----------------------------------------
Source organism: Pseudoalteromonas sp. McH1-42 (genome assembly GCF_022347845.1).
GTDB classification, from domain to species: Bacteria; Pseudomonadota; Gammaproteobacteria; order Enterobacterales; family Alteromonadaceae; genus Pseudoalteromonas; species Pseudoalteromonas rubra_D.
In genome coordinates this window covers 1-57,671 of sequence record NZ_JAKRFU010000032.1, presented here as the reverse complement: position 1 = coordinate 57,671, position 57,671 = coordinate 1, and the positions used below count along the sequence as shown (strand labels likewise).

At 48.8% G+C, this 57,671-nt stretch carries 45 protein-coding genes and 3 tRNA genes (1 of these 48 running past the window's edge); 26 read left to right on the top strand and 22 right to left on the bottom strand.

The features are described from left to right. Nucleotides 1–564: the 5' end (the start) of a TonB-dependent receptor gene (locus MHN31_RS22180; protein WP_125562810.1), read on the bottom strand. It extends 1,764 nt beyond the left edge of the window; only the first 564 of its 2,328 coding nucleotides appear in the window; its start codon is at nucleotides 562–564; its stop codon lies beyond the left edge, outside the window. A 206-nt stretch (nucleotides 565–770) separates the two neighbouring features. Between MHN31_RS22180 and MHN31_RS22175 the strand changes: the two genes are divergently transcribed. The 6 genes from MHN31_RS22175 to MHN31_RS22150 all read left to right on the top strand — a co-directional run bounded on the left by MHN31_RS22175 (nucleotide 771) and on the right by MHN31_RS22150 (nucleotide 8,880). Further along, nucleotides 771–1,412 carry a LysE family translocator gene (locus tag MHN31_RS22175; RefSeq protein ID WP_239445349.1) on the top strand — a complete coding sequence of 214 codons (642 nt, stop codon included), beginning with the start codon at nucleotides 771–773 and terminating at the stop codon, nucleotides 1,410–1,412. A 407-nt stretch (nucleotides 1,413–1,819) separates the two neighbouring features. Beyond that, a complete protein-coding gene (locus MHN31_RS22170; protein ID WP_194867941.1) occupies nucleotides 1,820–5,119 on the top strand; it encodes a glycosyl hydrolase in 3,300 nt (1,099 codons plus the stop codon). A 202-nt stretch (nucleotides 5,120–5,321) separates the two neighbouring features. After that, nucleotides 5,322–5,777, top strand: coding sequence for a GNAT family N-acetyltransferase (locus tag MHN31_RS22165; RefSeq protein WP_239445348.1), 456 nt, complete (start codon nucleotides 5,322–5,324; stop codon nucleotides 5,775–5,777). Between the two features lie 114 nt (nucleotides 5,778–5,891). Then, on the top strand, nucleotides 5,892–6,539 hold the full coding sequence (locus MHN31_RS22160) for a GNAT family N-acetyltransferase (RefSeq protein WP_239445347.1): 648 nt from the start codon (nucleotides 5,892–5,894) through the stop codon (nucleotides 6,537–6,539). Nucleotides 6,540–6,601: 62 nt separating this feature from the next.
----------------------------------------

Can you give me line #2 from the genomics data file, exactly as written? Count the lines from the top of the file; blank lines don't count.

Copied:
GTDB classification, from domain to species: Bacteria; Pseudomonadota; Gammaproteobacteria; order Enterobacterales; family Alteromonadaceae; genus Pseudoalteromonas; species Pseudoalteromonas rubra_D.